by their comment so they might learn from it. I
    rather show my emotions when they have more
    chance to improve our business relationship.

15
Test Yourself
  • 3) I will show clearly that I am insulted so that
    my counterpart gets the message. I believe the
    clarity of my message will allow me to be able to
    control even greater emotional upset in the
    future.
  • 4) I will show clearly I am insulted so that my
    counterpart gets the message. If business
    partners cannot behave themselves properly they
    have to bear the consequences.

16
Compliments, Criticism, Embarrassment and Apology
  • Wide differences across cultures in terms of how
    often praise is given, what is praised and how
    people respond
  • Personal traits and physical apearance or
    interpersonal things - relations in a context?
  • In-group vs. out-group relations
  • Difficulty in expressing and accepting
    criticisms, admitting mistakes
  • Concern about face saving feeling of shame

17
Compliments, Criticism, Embarrassment and Apology
  • What is more important physical or psychological
    harm?
  • Types of apologies
  • Being direct vs. indirect
  • Being extensive and intense v.s. simple and quick
  • The meaning of and approach to forgiveness

18
Written Communication
  • Adoption of new communication methods-technologies
  • Which communication types a culture prefer?
  • e-mail vs. instant messaging and telephone
  • How people in different cultures write an e-mail?
  • Short, to-the-point or extented and flowery
  • Use of personal (formal) tone vs. third-person
    (informal) tone

19
Written Communication
  • Bypassing when different people use the same
    words to mean different things and thus
    communication errors occur
  • Example the meaning of the word profit
  • Use of idioms and analogies

20
Nonverbal Communication
  • The subtle cues used to communicate within and
    across cultures, including facial expressions,
    appearance , eye contact and body movements
  • Above and beyond what is being said
  • How it is being said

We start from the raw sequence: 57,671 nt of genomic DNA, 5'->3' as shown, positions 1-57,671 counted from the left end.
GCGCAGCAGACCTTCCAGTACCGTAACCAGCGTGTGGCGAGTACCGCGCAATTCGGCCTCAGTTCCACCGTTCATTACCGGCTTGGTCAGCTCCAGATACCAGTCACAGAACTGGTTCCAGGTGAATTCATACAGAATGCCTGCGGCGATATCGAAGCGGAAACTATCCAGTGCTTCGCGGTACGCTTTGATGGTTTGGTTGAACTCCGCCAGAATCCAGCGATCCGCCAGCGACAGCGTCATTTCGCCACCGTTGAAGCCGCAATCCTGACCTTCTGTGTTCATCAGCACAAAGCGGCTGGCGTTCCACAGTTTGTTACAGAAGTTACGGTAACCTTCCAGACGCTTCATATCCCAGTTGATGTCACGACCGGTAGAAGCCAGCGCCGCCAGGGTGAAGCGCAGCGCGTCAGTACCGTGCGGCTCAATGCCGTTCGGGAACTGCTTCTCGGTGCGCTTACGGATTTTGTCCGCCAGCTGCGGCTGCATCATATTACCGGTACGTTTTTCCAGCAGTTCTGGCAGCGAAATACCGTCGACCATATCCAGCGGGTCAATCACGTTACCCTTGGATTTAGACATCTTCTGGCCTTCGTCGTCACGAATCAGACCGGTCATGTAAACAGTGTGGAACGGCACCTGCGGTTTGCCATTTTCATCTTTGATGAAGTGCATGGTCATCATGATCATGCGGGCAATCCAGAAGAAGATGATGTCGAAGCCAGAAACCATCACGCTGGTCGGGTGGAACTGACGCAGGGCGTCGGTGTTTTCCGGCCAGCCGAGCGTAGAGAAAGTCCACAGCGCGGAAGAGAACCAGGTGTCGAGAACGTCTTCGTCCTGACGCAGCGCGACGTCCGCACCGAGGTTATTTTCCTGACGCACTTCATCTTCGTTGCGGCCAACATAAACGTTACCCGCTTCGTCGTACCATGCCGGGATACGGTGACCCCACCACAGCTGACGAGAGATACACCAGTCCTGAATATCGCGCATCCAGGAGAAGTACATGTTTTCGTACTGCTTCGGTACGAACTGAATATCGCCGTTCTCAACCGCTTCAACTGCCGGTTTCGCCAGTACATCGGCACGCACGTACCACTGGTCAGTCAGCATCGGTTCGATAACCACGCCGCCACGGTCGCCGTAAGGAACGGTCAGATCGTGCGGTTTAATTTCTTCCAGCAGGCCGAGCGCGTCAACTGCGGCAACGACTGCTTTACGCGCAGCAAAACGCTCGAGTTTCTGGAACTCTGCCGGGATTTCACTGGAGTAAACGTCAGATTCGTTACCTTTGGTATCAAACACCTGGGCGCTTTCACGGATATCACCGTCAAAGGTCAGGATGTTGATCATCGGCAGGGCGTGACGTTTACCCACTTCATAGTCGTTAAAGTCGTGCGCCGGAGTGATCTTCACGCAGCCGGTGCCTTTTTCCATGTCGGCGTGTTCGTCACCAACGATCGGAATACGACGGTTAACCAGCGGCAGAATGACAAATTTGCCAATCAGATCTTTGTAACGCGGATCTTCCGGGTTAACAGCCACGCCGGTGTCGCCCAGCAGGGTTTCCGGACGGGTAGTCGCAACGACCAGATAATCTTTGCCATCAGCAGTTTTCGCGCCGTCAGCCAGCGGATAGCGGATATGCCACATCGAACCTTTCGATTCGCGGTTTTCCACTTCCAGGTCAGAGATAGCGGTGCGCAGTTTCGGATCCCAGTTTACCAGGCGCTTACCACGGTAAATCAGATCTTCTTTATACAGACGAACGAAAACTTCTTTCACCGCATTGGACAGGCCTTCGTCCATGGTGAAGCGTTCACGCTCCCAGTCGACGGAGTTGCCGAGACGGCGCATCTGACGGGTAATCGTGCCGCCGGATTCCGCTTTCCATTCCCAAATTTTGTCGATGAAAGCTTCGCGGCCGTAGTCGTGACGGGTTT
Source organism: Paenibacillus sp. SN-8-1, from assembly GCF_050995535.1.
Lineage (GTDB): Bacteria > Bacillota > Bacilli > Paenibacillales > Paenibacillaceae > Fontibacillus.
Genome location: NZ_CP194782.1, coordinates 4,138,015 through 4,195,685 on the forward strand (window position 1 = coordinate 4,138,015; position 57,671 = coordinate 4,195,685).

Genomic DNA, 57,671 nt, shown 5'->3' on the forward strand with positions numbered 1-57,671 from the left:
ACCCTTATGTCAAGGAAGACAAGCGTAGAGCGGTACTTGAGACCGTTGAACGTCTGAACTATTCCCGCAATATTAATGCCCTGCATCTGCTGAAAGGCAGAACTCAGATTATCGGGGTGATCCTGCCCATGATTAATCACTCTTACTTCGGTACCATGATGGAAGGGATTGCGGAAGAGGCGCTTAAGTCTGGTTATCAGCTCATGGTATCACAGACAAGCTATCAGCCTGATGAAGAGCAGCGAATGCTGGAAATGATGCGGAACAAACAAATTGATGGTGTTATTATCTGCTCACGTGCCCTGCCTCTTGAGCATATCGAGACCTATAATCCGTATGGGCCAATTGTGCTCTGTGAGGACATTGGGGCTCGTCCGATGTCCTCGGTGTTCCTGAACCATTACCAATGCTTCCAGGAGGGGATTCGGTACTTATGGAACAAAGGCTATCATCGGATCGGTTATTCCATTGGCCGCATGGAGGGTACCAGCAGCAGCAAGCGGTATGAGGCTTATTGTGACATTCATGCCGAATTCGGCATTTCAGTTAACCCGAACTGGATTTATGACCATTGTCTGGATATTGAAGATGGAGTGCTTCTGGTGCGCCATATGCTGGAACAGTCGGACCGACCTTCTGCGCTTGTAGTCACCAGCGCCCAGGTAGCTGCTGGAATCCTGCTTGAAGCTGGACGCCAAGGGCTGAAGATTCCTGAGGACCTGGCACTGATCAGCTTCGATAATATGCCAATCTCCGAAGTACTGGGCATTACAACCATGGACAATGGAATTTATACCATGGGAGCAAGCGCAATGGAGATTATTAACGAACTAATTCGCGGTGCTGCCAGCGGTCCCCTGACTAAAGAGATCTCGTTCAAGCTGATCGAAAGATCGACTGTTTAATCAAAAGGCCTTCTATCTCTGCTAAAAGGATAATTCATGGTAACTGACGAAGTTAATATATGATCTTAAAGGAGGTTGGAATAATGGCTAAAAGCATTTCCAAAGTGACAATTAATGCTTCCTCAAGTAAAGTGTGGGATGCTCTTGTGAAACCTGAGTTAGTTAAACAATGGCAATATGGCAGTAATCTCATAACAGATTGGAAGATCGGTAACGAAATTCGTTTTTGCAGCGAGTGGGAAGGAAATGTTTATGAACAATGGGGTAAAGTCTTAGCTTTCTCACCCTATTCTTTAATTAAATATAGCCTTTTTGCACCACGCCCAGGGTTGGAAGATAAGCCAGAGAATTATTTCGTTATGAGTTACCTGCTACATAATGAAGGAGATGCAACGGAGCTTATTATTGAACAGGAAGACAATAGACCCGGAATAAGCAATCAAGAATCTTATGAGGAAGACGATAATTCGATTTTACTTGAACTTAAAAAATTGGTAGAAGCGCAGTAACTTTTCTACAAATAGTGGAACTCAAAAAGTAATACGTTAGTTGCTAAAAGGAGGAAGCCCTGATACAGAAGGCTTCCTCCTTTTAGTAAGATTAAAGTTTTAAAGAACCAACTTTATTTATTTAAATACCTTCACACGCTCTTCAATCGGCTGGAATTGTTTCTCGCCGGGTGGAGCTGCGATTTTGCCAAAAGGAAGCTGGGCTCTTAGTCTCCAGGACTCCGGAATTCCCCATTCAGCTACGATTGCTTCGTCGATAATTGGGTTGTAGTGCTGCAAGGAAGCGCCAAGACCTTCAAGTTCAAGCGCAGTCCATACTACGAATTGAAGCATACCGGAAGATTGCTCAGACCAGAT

• Interpersonal space and gestures
  • Emotions and touch
  • Vocal qualities

21
A Research Example
  • Riviello et al. (2012), Conference paper
  • A cross-cultural study on the perception of
    emotions How Hungarian subjects evaluate
    American and Italian emotional expressions

22
A Research Example
  • In the present work a cross-modal evaluation of
    the visual and auditory channels in conveying
    emotional information is conducted through
    perceptual experiments aimed at investigating
    whether some of the basic emotions are
    perceptually privileged and whether the
    perceptual mode, the cultural environment and the
    language play a role in this preference. To this
    aim, Hungarian subjects were requested to assess
    emotional stimuli extracted from Italian and
    American movies in the single (either mute video
    or audio alone) and combined audio-video mode.
    Results showed that among the proposed emotions,
    anger plays a special role and fear, happiness
    and sadness are better perceived than surprise
    and irony in both the cultural environments. The
    perception of emotions is affected by the
    communication mode and the language influences
    the perceptual assessment of emotional
    information.

23
Nonverbal Communication
  • Interpersonal space the distance we have between
    ourselves and others when we talk and interact
  • Different spaces are preferred by different
    cultures
  • Gestures are usually more direct and deliberate
    and designed to convey a message
  • Example a shoulder shrug, a thumps-up sign

24
Nonverbal Communication
  • Haptics the use or lack of touch as a
    communication tool
  • Vocal qualities characteristics such as speed
    and loudness of ones voice that project
    information in communication
  • People from different cultures prefer different
    levels of touch and speed of talking

25
Context, again...
  • Something communicated often carries importance
    abov and beyonf what is being said.
  • So, context itself might be the ultimate example
    of nonverbal communication
  • Difference in communication between high-context
    and low-context cultures
  • The former is more subtle and nuanced and
    prefers face-to-face communication the latter is
    more direct and prefers written communication